"For the last 25 years, under the guise of 'political correctness,' we've been watching the inexplicable flow into our culture. The idiotic demands of political correctness in the 1980s, ironically relying on the decency of the American people for their acquiescence, was just the prep course, an amuse bouche before the main course of creating social chaos and destruction.

"It sounds dramatic, and it is, and it's also the only way the left maintains power -- brainwashing people into believing that social norms must be destroyed in order to create a more perfect society. From the ashes would emerge the great collective phoenix.

"Just ask the Soviet Union, Cambodia, Cuba and Venezuela how well that works out."

 
 
— Tammy Bruce, Radio Talk Show Host, Author and Political Commentator
— Tammy Bruce, Radio Talk Show Host, Author and Political Commentator
Posted April 19, 2017 • 08:34 am
 
 
Democrats' Try for an Upset in Georgia Sixth CD:
 
 

"Alpharetta, Ga. -- As we enter the final day of the special election to replace Representative Tom Price, the nation's attention is fixed on Georgia's sixth congressional district. Even at this late stage, the outcome of this race remains highly uncertain. But one thing is certain: The Democrat in the race has convinced much of the country that he will pull off the first big win for his party since the Republicans swept last November's elections. That candidate, 30-year-old Jon Ossoff, is a former Democratic staffer who has managed to rake in over $8 million in donations over the course of the race. Heading into Election Day, Ossoff appears to be playing with the house's money. He has come out on top of his Republican rivals in every poll for the past two months, and surveys indicate that he led the two weeks of early voting by a wide margin. Here, one hears a common refrain: 'Could he really do it?'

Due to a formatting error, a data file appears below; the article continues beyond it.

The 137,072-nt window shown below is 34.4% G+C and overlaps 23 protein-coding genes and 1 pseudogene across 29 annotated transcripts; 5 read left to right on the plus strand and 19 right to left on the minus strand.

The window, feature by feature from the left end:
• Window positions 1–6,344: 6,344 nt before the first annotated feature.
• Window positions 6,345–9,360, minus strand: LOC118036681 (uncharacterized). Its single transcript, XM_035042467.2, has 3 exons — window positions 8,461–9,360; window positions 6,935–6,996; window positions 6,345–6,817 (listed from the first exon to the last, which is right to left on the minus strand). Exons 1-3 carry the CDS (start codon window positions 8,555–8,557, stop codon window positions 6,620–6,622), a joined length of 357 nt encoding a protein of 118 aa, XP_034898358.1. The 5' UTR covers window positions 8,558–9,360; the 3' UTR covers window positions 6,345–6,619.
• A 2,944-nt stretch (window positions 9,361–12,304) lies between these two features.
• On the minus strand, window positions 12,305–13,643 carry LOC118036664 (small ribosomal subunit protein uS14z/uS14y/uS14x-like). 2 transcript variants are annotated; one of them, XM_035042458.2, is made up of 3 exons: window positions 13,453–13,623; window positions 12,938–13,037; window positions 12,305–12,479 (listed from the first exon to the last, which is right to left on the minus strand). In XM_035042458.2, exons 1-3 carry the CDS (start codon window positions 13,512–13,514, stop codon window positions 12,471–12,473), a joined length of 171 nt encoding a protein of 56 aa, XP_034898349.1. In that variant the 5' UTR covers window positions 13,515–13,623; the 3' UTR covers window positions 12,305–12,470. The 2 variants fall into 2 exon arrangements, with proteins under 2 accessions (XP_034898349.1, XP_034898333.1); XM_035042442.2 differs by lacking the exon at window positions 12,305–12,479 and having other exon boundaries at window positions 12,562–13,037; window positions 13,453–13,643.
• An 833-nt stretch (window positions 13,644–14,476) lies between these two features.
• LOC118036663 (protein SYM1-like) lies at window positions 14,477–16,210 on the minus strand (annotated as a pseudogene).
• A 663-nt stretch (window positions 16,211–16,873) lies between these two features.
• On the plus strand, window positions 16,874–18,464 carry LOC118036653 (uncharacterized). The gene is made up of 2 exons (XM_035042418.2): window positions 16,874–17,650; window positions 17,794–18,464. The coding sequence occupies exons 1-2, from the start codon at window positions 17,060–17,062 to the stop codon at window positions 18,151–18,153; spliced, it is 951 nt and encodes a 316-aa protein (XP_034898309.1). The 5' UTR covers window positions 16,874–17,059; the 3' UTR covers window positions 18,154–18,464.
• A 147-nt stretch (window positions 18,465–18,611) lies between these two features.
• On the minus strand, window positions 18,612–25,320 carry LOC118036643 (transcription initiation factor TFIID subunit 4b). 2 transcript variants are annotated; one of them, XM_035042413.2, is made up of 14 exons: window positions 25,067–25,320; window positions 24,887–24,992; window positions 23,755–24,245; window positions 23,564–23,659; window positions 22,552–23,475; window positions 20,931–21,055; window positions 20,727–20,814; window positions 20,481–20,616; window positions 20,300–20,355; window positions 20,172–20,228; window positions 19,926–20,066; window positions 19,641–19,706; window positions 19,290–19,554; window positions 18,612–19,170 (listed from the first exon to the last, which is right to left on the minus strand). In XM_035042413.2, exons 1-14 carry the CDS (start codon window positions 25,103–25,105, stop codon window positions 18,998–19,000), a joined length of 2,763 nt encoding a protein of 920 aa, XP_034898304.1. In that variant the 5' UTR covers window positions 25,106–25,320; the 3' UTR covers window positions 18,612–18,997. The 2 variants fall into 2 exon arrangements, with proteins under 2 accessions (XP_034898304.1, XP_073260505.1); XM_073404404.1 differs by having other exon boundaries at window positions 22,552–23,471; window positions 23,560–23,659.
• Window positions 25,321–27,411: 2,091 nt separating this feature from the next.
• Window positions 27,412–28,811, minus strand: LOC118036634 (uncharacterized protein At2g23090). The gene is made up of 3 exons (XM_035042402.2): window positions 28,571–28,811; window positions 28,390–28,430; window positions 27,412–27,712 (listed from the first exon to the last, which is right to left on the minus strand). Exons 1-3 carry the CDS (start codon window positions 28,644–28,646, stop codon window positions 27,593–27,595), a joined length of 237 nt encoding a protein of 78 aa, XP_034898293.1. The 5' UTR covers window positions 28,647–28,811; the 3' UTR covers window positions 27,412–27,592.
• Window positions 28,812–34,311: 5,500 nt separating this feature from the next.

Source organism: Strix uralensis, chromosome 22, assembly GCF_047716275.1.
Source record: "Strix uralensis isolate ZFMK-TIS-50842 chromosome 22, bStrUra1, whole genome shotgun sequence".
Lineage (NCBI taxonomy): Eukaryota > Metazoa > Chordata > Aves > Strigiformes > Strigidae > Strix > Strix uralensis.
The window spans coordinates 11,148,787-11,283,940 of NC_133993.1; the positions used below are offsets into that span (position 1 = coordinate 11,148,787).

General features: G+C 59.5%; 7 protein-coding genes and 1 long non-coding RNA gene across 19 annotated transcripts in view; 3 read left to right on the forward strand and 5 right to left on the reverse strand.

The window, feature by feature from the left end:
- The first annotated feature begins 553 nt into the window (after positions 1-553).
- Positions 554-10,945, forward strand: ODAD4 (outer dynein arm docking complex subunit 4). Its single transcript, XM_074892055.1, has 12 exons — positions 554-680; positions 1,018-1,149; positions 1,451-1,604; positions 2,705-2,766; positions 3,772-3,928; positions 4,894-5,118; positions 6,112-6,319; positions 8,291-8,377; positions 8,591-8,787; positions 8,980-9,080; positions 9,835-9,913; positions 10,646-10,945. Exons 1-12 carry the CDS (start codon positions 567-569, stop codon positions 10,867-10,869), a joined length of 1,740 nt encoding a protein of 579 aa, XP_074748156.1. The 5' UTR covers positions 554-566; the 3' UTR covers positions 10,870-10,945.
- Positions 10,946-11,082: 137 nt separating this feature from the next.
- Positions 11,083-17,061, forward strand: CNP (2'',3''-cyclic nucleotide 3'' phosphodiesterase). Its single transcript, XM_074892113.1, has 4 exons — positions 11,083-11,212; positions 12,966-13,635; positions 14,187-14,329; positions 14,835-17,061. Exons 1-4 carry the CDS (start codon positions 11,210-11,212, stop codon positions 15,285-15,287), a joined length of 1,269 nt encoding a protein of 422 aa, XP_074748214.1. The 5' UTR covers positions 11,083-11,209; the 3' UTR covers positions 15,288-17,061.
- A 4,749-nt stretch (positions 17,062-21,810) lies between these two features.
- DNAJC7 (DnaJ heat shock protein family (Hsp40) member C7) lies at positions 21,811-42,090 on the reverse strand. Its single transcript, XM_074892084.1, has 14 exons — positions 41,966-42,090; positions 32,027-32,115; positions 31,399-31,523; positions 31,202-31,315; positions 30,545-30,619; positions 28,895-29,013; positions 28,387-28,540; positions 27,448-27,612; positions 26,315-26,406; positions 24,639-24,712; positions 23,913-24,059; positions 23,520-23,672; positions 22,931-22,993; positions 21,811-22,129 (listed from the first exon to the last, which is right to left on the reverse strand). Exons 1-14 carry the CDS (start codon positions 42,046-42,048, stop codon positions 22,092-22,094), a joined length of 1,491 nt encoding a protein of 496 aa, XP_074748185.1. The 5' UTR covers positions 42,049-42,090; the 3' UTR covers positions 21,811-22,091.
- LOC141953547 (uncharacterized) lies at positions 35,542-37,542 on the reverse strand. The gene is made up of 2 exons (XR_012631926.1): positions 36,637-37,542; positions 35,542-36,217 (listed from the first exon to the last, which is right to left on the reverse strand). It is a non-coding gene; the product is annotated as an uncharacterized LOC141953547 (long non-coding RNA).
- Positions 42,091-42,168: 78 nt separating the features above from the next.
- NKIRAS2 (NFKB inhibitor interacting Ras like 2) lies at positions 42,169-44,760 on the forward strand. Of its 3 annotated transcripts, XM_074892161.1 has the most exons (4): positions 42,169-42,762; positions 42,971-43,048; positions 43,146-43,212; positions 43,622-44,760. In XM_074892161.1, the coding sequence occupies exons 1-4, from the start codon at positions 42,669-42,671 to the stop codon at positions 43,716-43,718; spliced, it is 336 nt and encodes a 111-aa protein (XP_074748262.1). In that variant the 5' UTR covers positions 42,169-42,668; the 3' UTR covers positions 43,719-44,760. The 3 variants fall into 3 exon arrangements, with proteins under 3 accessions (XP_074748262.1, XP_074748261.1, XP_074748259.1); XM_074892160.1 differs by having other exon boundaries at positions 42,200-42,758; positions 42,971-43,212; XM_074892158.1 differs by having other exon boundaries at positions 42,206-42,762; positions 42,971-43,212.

"Perhaps. Nevertheless, the format of this race will make it difficult for Ossoff to manage an outright victory tonight. Because neither party held a primary, the race features a total of 18 candidates. If no candidate reaches 50 percent of the vote, the top two candidates will face each other in a runoff in June. ...

"The district's long history as a Republican stronghold also seems to suggest that Ossoff will have a tough time snatching this seat from the GOP. Georgia's sixth congressional district -- which is made up of the eastern part of Cobb County, as well as the northern parts of Fulton and DeKalb counties -- has been represented by a Republican for nearly four decades straight, since 1979. For about two of those decades, the district's congressman was Newt Gingrich; he was followed by Johnny Isakson (who is now one of Georgia's two senators), and then Price. None of these candidates ever had any difficulty holding on to the seat."

Read entire piece here

 
 
— Alexandra DeSanctis, National Review Institute William F. Buckley Fellow in Political Journalism
— Alexandra DeSanctis, National Review Institute William F. Buckley Fellow in Political Journalism
Posted April 18, 2017 • 07:58 am
 
 
On the State of U.S. Combat Readiness:
 
 

"American armed forces consistently perform so well that their effectiveness is taken for granted. Complaints about military spending cuts during the Obama years are such a cliche that they have been yawned at by our political leaders and completely ignored by the media.

But those years have taken us from cliche to crisis. Three factors have combined to create an emergency in airpower. First is the wear and tear imposed by nearly 16 years of combat. Second are with the massive, reckless cuts in defense spending imposed by President Obama which, under the Budget Control Act of 2011, are scheduled to continue for at least four years. Third is the near-criminal neglect of our forces by Mr. Obama's generals and admirals. As a result, so many of our combat aircraft are incapable of flying combat missions that the president is deprived of options that may be critical to any war, large or small. ...